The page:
I am often surprised at the lack of glamor that surrounds radical transformation. The big shifts in life appear to happen in a moment of instant awakening, coming like a thief in the night, are really the product of long term commitment to Self-study and small, daily changes. When transformation happens, or at least when you realize that transformation has happened, it feels so full of power, so brilliant and wonderful that it must have occurred in a dramatic landscape, or a take-your-breath away, well lit, well designed room.
Half of my weekly classes are held in a 1000sq/ft room located in the upstairs of an office building. A pretty space to be sure but one that shares a floor and a bathroom with an insurance agent and a pan-asian consulting company. In that context, it presents as a rather unlikely place for healing.
It’s true that when John Friend comes to Raleigh the event is held in a gigantic gathering space in a building owned by the Hindu Society of North Carolina. Here there is a lobby for checking in, an entire room for the Sri-Tail (retail) store, separate bathrooms, another room for a healing practitioner to offer his services; there’s even an industrial kitchen. The practice space is well lit, the colors are soothing and the ceilings are high. All in all, quite swanky. Not all of John’s venue’s are like this. Many are in old YMCA’s and community centers where no matter how much you try, the floors will never really be clean. At the Y in Cary, where I also teach, there is a fat pole in the middle of the room; cycles and aerobic equipment line the walls. There is no elegance in any of these places. But it’s in these slap-dash spaces with very little in the way of amenities or view, people experience bursts of light, deep energetic shifts, physical, emotional and spiritual healing. They change, and they change for the better.
In my home I am blessed to have a small room of my own. There is a window looking out at the patio and wax myrtles where robins and finches and squirrels like to play; three of the walls are light, creamy yellow with the fourth accented in lilac purple. Last August I relieved my parents of the honey colored oak desk set that was a part of my childhood bedroom suite and rearranged the room to better serve it’s many purposes as a place to practice, meditate (though I actually do that on the couch in the living room), write, paint, pay bills etc. Until recently the floors, like the desk, were a pleasing honey color. Two weeks after putting in the new/old desk the AC froze and then, despite the tech’s guarantee to the contrary, unfroze and water leaked into the room warping half of the floor boards. This happened in September. For various reasons it still has not been repaired. I spent the fall practicing and working in a room with half laminate, half concrete flooring. Now, as we prepare to install some lovely bamboo, all of the contents of the room have been hauled into our open dining area and I am doing asana in our bathroom. Certainly no glamor here. But there is a skylight and when I look up I see the tips of pine trees giggling with light; the black outline of birds soaring through the sky. I didn’t see this part of the dance from the window in my room and am glad I haven’t missed it.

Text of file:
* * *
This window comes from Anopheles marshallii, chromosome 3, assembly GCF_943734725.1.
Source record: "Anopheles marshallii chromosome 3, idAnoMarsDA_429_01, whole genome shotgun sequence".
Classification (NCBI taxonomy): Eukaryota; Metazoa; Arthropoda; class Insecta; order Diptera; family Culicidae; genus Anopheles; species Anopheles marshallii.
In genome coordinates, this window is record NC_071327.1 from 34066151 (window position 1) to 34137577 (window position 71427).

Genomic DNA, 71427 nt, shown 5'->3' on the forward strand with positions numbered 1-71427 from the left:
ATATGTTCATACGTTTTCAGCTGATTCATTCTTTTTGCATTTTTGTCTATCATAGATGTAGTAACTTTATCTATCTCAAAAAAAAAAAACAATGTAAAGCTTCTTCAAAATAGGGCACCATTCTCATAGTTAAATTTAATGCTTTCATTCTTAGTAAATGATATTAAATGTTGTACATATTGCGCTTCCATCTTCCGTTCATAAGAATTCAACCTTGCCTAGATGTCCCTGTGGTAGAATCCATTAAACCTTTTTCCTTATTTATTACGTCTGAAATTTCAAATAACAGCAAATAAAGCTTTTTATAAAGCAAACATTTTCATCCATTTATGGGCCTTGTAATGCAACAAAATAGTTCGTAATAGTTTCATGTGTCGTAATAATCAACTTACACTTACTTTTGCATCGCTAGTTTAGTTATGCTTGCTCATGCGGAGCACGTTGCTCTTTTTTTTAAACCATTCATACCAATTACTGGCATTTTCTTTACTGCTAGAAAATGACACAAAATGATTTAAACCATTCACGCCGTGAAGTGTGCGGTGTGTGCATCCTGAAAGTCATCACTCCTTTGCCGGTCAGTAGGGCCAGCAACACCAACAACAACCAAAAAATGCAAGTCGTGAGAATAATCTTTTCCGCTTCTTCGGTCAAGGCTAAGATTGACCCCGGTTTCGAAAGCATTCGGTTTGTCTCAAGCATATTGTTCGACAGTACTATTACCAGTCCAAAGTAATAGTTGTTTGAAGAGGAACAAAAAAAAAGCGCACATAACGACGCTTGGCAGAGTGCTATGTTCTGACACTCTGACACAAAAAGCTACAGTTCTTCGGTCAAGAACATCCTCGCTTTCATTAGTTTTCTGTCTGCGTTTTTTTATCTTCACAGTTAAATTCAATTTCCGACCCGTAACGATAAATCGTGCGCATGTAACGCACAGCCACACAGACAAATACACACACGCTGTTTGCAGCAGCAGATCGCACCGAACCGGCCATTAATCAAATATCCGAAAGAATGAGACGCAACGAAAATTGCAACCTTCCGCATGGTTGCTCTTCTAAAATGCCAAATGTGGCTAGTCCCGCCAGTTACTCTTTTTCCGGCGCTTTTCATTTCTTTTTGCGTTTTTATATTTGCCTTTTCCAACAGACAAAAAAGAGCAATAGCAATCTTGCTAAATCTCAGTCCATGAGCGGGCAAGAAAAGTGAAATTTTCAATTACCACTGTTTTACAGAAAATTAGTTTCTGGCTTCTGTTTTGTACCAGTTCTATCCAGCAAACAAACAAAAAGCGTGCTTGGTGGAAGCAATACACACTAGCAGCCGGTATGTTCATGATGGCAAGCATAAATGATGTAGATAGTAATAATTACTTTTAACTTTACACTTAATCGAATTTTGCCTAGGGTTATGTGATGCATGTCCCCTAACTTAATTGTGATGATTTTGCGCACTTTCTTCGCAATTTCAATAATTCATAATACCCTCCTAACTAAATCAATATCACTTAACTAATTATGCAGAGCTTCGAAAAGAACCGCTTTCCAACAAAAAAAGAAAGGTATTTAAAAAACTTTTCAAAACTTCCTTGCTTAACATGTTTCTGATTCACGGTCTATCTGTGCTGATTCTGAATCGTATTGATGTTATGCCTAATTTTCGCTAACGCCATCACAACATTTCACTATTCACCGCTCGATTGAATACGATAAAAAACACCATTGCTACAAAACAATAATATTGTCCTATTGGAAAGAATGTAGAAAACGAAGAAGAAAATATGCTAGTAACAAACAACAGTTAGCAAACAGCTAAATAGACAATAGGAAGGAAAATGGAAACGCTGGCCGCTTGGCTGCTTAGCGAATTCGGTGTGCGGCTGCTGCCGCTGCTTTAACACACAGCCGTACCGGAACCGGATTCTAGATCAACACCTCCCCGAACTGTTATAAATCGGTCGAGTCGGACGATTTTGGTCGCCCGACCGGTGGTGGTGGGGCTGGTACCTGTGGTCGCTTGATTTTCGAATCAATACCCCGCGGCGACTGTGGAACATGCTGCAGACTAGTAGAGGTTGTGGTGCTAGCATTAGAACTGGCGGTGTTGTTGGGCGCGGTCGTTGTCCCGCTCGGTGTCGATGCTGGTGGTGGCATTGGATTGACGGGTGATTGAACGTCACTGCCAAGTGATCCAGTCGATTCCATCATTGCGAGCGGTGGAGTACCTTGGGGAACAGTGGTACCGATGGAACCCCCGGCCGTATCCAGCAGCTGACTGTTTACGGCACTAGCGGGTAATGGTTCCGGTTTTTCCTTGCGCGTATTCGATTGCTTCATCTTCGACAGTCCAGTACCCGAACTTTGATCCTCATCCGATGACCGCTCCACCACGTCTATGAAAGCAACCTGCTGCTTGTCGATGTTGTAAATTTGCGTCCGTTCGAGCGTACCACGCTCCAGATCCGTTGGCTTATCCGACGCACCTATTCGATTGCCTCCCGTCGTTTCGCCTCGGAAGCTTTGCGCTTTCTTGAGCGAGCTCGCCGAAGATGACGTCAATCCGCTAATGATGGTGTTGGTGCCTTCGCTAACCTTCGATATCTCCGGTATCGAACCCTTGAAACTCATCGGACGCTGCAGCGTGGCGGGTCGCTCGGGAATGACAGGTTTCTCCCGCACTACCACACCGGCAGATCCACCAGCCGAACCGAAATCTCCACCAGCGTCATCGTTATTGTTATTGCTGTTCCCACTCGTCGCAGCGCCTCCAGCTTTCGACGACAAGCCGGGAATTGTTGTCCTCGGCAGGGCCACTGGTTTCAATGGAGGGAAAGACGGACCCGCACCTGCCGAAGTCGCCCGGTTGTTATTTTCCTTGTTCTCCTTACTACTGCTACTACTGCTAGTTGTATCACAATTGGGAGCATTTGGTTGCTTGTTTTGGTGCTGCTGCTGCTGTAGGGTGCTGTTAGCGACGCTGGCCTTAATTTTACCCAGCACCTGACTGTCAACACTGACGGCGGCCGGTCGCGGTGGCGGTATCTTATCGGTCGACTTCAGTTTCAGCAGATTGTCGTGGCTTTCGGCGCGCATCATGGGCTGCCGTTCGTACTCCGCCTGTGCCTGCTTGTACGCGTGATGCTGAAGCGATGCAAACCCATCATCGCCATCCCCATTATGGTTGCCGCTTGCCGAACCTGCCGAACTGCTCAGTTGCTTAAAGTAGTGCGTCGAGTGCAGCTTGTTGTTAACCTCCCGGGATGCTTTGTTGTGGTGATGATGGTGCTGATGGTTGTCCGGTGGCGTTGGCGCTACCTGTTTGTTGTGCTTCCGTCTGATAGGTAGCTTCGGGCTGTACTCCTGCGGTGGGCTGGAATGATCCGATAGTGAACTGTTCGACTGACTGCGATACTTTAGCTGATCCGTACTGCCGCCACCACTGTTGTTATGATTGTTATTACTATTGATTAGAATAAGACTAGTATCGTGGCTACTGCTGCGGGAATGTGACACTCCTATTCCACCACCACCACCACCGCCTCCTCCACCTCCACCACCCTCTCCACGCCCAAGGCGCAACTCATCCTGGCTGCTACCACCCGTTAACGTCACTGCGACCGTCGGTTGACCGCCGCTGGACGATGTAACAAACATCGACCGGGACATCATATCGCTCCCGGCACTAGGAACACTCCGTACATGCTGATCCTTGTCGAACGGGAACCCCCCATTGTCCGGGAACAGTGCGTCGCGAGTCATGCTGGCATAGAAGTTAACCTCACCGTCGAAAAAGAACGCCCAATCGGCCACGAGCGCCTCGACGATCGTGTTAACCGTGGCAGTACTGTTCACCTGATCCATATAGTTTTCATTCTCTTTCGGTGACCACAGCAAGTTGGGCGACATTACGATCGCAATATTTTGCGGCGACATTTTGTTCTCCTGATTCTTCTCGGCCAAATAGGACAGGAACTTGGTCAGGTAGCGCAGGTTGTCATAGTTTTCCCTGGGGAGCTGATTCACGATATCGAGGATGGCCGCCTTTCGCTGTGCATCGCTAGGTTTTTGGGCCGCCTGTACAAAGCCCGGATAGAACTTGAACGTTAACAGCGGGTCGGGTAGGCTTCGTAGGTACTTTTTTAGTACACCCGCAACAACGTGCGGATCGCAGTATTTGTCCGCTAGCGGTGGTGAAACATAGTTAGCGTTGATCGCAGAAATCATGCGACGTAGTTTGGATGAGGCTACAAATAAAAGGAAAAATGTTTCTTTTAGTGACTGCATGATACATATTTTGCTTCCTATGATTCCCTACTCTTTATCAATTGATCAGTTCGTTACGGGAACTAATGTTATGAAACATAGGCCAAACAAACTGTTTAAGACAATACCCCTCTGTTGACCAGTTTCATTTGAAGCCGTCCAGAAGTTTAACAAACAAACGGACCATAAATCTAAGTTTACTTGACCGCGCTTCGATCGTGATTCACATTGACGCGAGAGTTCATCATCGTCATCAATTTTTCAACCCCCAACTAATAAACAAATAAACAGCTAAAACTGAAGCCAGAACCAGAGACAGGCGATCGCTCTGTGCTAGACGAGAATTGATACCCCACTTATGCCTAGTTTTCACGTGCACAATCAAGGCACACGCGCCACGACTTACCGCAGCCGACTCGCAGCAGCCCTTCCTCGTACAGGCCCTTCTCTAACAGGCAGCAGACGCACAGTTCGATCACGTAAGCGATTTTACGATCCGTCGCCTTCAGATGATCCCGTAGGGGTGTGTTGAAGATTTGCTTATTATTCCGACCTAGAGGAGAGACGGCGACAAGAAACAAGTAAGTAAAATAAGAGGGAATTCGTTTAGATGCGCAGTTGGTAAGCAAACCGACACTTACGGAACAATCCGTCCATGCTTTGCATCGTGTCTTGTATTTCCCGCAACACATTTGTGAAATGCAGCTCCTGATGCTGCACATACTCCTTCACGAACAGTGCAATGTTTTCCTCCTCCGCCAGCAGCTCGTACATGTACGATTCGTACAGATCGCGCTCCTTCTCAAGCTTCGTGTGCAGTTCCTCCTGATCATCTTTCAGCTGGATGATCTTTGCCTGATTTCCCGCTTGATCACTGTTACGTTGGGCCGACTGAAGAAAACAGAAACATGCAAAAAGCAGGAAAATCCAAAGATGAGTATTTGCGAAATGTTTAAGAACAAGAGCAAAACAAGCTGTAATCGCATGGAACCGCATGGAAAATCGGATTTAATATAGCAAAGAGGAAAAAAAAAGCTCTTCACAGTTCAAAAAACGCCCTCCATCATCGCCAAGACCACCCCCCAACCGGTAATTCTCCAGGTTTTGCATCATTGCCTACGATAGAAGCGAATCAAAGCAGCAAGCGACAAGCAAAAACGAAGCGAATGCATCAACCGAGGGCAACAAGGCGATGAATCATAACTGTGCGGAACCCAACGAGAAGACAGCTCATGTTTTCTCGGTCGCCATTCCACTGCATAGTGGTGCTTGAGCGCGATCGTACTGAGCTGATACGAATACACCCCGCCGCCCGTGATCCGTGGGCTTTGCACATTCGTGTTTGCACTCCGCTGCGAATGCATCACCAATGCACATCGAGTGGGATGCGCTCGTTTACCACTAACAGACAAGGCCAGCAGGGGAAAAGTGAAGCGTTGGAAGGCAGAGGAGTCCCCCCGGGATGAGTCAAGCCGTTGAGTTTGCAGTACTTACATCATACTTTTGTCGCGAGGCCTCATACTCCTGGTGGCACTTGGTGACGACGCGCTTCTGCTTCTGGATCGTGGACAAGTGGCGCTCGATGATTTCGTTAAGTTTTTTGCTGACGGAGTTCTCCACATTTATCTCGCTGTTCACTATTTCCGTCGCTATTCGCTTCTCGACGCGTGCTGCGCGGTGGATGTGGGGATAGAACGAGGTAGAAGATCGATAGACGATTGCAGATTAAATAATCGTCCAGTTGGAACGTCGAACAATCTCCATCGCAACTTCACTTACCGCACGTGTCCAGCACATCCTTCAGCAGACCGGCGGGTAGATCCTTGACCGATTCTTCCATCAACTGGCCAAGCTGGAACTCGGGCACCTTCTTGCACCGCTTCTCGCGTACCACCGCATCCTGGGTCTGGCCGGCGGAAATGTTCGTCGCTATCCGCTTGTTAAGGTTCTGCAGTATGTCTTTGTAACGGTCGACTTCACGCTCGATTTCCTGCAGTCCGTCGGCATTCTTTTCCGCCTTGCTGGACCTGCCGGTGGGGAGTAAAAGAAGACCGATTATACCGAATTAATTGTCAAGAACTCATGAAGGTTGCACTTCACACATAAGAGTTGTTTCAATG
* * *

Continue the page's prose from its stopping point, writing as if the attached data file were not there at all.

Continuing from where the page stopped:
At our old apartment I did my yoga first on the carpet in the living room next to the gas fireplace (which was excellent at 5am on chilly winter mornings) then on the sturdier vinyl floor in the shotgun kitchen. While not very big, this was a great place to practice. It’s where I learned to go from Prasaritapadottanasana to Sirasana II (standing forward fold to tri-pod headstand.) Cradled on one side by the oven and fridge and counter on the other, I had no fear of falling.
It doesn’t matter where we practice or meditate or pray (in a studio, a church, the woods, the shower) so long as we do. A clean, beautiful space creates a more inviting, less chaotic atmosphere and I think that’s important. Pleasing color, light, furniture, cleanliness is a gift we give ourselves. But what really matters is the space inside. Overtime our yoga rooms, no matter how humble or stylish, build up a resonance of Shakti and this resonance creates open spaces within for the power of Heart to take up residence. What could be more humble than residing in the house of the Divine?